Category Archives: UI

Donation in the minor places

I live in the United States. From what I gather, blood and blood product donations are mostly run by the Red Cross (ARC) here. There are, however, smaller local blood banks that do their own donations and drives. I went to one today to give plate-lets.

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At the beep, enter your language

If you live in a country or area that is at all non-monolingual, you will encounter telephone trees where the first prompt requests you specify your language. For example, in the United States, it is usually Spanish.

Unfortunately this does not scale well. If you have to deal with even, say, the UN languages, that’s 6 possibilities. Further, they are rarely standardized, so for one firm, you key in “6” to get Spanish. For another it’s “2”, etc.

I propose this:

  1. A universally understood tone or sequence of tones that means “specify your language” (SYL). These would be tones that a computer could recognize, like SITs. In this way, a person could specify to their phone/phone company what their language was and have them automatically reply.
  2. A universally standardized mapping of languages and dialects to numbers. For example, en-US = 1033 (Microsoft LCID).

This would result in the following pass:

  1. Caller dials some number with a phone tree.
  2. Called party PBX picks up.
  3. Called party PBX plays SYL SIT.
  4. Caller (or caller’s phone/phone company) recognizes the SIT.
  5. Caller (or caller’s phone/phone company) responds with language code
    1. This would include a termination character, like # or *.
  6. Called party PBX connects the caller to the phone tree or operator of that language.

Of course, even the UN isn’t going to maintain an operator for every possible language, so in those cases, a fail-gracefully routing tree would be set up so that the nearest neighbor language would be selected instead. As an example, if en-GB (2057) wasn’t supported, but en-US was (1033), the call would be routed there. Alternately, a message could be prerecorded in that language, telling the called party that their language wasn’t supported.

What do you think?

Too many Firefoxes

Many of us remember the famous Windows XP Service Pack 2, which really marked when Microsoft started to get serious about their client systems’ security. Prior to that there was little to guide the end user that I remember. XPSP2 brought the first version of the Security Center, which made it easy to set up the Windows Firewall and actually told them they they needed an antivirus to be safe. This was still prior to Microsoft’s providing one.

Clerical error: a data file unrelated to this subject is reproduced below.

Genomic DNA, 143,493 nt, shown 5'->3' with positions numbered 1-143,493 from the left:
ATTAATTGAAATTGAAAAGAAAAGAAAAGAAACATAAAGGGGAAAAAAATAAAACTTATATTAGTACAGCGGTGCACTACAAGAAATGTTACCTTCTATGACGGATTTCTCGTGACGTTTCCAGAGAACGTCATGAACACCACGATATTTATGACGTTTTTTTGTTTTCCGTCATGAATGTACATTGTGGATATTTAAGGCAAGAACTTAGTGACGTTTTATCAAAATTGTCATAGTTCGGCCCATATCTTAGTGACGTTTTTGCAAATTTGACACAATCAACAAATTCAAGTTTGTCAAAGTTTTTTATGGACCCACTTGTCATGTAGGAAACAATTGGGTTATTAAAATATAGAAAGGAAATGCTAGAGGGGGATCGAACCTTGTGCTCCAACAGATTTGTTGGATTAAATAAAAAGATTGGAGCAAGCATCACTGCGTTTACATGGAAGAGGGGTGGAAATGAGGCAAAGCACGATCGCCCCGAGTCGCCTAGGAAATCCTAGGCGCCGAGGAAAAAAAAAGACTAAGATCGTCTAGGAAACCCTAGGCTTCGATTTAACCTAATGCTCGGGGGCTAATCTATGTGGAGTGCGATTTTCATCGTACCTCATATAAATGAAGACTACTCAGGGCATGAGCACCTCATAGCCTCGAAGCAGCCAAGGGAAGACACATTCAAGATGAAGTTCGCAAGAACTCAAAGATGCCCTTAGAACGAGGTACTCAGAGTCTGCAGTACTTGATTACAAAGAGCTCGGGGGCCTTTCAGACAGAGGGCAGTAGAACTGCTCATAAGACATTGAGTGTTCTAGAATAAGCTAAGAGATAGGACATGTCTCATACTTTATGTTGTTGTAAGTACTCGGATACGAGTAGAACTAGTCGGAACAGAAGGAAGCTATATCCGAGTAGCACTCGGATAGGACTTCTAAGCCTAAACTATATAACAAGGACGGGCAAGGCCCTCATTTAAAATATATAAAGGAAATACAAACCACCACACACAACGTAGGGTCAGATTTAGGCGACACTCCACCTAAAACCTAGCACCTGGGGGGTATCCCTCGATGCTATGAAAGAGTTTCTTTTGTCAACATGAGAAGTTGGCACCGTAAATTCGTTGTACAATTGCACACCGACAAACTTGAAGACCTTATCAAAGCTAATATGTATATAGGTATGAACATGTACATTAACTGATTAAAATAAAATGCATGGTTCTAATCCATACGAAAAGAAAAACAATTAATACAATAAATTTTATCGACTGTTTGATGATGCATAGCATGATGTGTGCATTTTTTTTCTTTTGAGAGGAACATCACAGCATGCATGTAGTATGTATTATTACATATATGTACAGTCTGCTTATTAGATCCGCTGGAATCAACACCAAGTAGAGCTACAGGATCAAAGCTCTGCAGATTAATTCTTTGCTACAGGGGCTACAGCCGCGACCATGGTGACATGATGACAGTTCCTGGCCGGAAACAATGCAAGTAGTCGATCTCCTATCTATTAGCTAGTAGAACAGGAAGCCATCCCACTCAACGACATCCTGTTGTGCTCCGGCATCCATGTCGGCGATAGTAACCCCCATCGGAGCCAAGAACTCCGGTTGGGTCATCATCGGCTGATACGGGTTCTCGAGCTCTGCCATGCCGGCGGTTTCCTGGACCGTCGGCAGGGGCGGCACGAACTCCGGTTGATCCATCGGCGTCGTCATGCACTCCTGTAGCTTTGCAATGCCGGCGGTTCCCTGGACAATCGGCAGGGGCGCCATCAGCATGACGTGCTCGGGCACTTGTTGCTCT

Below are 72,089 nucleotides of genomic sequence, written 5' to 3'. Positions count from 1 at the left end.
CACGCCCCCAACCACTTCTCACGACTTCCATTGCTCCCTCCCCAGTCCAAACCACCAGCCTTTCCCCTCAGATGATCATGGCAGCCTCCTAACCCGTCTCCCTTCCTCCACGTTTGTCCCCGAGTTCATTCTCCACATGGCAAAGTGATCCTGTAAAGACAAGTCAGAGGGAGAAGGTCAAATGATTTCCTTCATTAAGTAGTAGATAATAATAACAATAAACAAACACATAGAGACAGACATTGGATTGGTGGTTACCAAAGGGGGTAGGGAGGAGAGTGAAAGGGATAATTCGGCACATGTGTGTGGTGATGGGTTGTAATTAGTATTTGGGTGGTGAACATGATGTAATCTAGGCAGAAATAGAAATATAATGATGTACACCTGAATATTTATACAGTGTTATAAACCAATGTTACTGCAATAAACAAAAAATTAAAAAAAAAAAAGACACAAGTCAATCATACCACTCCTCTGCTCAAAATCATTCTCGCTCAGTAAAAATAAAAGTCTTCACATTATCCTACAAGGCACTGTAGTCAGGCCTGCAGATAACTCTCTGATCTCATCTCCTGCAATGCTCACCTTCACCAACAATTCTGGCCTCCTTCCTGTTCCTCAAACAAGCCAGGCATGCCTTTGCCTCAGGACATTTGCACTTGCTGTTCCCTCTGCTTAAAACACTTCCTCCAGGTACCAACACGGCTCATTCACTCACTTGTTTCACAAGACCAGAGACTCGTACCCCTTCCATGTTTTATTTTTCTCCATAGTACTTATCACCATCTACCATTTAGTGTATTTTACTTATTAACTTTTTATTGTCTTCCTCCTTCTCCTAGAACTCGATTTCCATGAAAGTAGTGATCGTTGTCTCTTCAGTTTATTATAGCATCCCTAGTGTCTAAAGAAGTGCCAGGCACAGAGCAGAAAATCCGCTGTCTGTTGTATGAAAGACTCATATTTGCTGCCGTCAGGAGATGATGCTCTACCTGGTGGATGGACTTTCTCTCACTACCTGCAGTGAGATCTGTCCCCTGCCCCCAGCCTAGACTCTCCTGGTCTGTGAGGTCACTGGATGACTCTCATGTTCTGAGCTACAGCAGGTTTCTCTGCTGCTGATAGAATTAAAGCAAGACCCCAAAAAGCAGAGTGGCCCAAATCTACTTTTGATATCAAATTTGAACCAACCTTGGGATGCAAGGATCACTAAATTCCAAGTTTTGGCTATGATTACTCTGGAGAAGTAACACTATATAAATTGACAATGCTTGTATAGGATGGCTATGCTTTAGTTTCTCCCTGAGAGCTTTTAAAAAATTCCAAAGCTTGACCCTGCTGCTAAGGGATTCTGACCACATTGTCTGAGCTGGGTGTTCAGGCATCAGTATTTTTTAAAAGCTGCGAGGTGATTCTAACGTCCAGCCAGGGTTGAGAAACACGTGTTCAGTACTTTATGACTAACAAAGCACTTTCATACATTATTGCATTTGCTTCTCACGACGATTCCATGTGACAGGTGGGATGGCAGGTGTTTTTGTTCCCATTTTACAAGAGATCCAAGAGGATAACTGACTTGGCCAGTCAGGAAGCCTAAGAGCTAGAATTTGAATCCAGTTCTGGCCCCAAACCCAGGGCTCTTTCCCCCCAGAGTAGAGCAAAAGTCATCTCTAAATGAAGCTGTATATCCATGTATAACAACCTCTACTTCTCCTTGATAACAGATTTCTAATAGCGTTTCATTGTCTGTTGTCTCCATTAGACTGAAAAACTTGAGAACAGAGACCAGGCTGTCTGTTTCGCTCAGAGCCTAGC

Anyway, Windows Firewall is still around and rarely seen after maybe the first week of an installation of Windows, since it is on by default and by then, all the other programs will have been installed and configured to go through the firewall.

Sometimes, however, things glitch:


Three entries for Firefox in Windows Firewall.

I have no idea what the cause of this is. Is it a problem?

How to tell a British company when you see one

I was applying for a position (in the United States) at the firm GSK (alias GlaxoSmithKline) and was presented with this option to select my “prefix”:


I have filled out more of these forms than I can tell you, probably a easy hundred, but I have never otherwise seen options for “Lady” and “Lord”. Why did they feel the need to include these? Do they regularly recruit tituled nobility? If so, do they really have to go through the same HR software/ATS that commoners like me do?

If so, HAH!

Bruker “the minispec” software was terrible

Another software rant this time, since my KENPAVE review got so many views.

I worked at a laboratory that had a Bruker “minispec” NMR analyzer. The thing itself was a neat little self-contained non-destructive testing device with HUGE magnets (kindof required) that you would put a test tube into, run a method, and get a result from.

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Minor change in v. 1511

I just noticed this little things, but I think it’s a nice example of the “devil in the details” that Microsoft noticed and fixed.

In the current latest version of Windows 10 (version 1511), the “Safely Remove Hardware and Eject Media” icon is no longer the realistic icon that was carried over from Windows 7:


Now it is a very simple line drawing icon that fits in along with its fellow line drawings:


Windows 10’s inexplicably harder download access

For no valid reason I can find out, in Windows 10 you have to jump through another hoop to get to files downloaded via browser.

In Windows 7, you could configure the Start menu to make the Downloads directory (where most browsers automatically saved files you downloaded) to be a menu itself:


In Windows 10, that option appears to be removed for no reason. You can only add Downloads as a link that opens a new window:


This doesn’t even get into how hard it is to find the option to add the Downloads link to the “new” Start menu to begin with.

A question to Microsoft: Not being snarky here, is/was there a reason to make this change? How did it happen that this option was removed?